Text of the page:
Measuring Lost Time

Classroom management is an incredibly challenging task for each teacher participating in this study. Part of The Process is to quantify this challenge using data. How much instruction time is lost to deal with classroom management issues?

Metrics: Gathering the Data

To better illustrate an average day in one of our teacher’s classrooms, we identified three metrics to track every day for a two or three weeks:

  1. Multiple requests to follow directions
    • Are students following the posted procedures created and discussed at the beginning of the year?
    • Whenever the teacher has to ask student(s) to follow procedures more than once, this is recorded.
  2. Failure to actively listen
    • Are the student’s eyes on the speaker/assignment? Are side conversations occurring? Are students engaged in conversation (if asked) or paper work? Are they distracted with items in their desks? Are they creating distractions for other students? Are they allowing themselves to be distracted by other items in the environment?
    • Whenever the teacher has to ask student(s) to focus the lesson, this is recorded.
  3. Bad attitude/conflict
    • Is the student yelling at another student or adult? Is the student engaged in a verbal or physical altercation with another student? Is the student engaged in a verbal or physical altercation with an adult? Is instructional time interrupted to calm a dispute?
    • Whenever the teacher has to stop instruction to manage an altercation, this is recorded.

Data was collected from March 11 – 28, 2013 after the teachers had been working with their classes for at least 6 months. 44 classroom days were recorded (~11 days per teacher; *Teacher 3 was absent 2 days due to illness). Teachers collected this data by placing a tally mark on a data sheet under one of three columns each time an event met the conditions described above.

2234 tally marks were collected, as well as names/initials of students. Here is a summary of the tally mark data and averages for each classroom and all classrooms combined:

Table 13. Total Tally Marks for Each Classroom

This is a compilation from all four classes of the tally marks for each metric. There are a total of 2234 tally marks in all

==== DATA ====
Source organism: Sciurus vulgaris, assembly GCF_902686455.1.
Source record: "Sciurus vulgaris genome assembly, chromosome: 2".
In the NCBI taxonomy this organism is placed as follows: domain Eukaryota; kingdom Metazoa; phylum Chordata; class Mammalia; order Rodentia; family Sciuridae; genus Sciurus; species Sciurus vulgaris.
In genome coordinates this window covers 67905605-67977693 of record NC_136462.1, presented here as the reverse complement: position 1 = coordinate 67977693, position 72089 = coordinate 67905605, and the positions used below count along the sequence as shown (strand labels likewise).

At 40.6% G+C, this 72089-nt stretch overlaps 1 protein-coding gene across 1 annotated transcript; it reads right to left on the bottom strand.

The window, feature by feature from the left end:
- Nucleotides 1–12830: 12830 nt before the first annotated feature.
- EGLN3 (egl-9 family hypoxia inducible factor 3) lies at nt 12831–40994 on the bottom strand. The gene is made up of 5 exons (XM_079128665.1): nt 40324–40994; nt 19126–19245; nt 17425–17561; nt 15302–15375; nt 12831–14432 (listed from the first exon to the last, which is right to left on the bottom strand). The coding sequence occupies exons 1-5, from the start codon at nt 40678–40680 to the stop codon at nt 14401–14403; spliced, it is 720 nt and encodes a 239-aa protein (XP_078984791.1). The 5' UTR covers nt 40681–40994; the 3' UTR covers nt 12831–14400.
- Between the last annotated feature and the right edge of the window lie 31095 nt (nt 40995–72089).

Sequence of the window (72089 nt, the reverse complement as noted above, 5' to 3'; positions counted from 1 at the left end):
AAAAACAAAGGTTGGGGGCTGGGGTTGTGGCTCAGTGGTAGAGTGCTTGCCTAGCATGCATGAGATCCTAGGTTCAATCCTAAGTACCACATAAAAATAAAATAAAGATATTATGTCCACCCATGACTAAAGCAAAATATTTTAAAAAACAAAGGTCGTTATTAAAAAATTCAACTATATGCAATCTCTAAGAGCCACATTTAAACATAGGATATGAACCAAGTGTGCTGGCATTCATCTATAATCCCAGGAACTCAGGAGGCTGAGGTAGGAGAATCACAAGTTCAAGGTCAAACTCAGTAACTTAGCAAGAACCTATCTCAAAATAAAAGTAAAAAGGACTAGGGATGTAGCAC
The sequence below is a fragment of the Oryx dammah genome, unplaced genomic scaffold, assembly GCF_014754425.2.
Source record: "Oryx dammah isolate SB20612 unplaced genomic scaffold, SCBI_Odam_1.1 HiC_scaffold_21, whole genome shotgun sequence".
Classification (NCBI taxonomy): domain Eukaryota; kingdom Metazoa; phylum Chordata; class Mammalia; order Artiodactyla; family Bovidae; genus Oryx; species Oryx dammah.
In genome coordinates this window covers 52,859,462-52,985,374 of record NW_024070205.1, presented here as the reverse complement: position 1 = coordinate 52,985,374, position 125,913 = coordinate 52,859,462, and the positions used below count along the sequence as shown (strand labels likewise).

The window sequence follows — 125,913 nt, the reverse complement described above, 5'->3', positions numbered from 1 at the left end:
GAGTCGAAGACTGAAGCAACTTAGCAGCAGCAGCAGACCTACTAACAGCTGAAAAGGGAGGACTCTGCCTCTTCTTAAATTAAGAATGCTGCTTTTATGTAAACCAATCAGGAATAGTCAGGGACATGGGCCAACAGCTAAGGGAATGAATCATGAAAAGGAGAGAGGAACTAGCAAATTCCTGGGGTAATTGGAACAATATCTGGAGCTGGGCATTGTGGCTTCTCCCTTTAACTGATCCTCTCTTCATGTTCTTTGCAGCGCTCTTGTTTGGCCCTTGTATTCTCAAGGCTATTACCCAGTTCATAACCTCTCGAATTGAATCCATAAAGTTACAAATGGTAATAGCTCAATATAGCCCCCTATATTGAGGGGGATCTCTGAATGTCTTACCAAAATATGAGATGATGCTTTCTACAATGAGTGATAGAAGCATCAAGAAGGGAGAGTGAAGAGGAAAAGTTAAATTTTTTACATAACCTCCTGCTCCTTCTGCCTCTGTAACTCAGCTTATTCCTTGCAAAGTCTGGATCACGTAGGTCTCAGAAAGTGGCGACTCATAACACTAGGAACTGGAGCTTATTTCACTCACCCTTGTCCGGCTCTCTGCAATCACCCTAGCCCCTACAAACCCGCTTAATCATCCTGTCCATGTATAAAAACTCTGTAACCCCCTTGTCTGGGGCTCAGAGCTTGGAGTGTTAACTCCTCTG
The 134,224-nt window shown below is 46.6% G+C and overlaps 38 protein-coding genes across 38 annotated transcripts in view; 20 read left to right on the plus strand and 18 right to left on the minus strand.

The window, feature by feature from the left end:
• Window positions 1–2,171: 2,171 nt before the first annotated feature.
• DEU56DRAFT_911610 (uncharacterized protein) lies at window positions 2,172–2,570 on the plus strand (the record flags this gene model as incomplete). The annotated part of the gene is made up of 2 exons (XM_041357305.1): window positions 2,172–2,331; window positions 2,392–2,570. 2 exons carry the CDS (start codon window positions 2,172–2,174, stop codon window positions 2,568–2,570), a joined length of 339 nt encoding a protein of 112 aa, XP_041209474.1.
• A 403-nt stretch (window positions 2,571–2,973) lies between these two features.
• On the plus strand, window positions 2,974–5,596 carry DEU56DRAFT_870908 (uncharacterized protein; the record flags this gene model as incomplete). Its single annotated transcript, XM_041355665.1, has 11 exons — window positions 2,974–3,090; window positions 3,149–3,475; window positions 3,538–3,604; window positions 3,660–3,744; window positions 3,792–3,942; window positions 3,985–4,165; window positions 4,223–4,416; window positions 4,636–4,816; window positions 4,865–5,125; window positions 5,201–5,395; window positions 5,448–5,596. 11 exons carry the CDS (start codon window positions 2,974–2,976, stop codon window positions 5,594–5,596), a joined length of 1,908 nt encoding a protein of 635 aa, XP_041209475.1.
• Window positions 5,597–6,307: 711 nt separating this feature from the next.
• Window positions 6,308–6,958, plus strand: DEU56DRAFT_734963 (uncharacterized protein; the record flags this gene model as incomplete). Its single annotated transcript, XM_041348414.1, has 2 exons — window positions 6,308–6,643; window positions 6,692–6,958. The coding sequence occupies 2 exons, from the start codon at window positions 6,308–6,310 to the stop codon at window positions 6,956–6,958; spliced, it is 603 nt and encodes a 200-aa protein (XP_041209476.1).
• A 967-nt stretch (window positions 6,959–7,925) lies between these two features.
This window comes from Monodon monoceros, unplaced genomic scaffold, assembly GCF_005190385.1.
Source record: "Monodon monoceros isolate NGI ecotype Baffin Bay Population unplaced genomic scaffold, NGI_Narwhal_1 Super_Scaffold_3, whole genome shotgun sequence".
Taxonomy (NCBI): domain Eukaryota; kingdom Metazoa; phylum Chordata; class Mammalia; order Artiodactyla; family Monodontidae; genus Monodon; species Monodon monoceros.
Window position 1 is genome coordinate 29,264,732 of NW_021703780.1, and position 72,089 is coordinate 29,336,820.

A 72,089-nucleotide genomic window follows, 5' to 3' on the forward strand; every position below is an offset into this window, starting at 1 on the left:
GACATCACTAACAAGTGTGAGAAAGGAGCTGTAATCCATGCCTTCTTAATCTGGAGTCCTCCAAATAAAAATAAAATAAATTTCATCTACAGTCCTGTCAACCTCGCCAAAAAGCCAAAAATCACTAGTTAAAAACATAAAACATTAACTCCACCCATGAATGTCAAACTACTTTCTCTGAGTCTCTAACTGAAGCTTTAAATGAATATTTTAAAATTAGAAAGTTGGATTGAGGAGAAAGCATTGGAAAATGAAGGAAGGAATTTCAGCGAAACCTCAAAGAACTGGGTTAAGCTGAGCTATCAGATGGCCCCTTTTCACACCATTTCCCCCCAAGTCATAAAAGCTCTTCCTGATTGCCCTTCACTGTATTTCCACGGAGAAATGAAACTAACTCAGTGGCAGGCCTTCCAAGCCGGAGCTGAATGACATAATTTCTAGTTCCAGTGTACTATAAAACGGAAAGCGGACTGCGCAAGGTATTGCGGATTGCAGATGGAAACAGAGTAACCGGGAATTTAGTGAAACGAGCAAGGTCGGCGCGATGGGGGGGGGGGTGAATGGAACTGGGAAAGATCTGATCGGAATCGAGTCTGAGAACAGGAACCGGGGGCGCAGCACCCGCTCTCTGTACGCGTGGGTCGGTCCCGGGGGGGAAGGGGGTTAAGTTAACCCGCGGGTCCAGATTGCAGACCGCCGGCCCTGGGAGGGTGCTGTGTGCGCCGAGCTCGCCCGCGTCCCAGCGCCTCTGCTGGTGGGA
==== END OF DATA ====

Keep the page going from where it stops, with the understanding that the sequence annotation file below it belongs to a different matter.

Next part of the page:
Multiple Requests to
Follow Directions
Failure to Actively
Listen
Bad Attitude/Conflict
Classroom 125314584
Classroom 2348207200
Classroom 3*916167
Classroom 457411391

Table 14. Daily Averages for Each Classroom

The total tally marks are averaged per day
 Multiple requests to
Follow Directions
Failure to Actively
Listen
Bad Attitude/Conflict
Overall Averages26
1110
Classroom 119116
Classroom 2291717
Classroom 31077
Classroom 449710

Looking at Table 13, it helps to describe what these numbers actually represent. In row 1, column 1, our teacher in Classroom 1 recorded 253 instances of Multiple Requests to Follow Directions over 13 days of data recording. Since not all teachers recorded for the same number of days, this data is not the best for drawing conclusions. Table 14 shows daily averages for the entire period, considering only the days when data was recorded. In row 1, column 1, our teacher in Classroom 1 recorded an average of 19 instances of Multiple Requests to Follow Directions, while our teacher in Classroom 3 recorded an average of 10.

The overall averages blend all of the teachers together and show that the typical classroom averaged 26 daily occasions of needing to tell a student multiple times to follow directions. Even more disruptively, the typical classroom averaged 10 daily occasions of managing poor attitude or conduct. Each of the three events recorded divert the teacher away from instruction and toward less productive classroom management matters.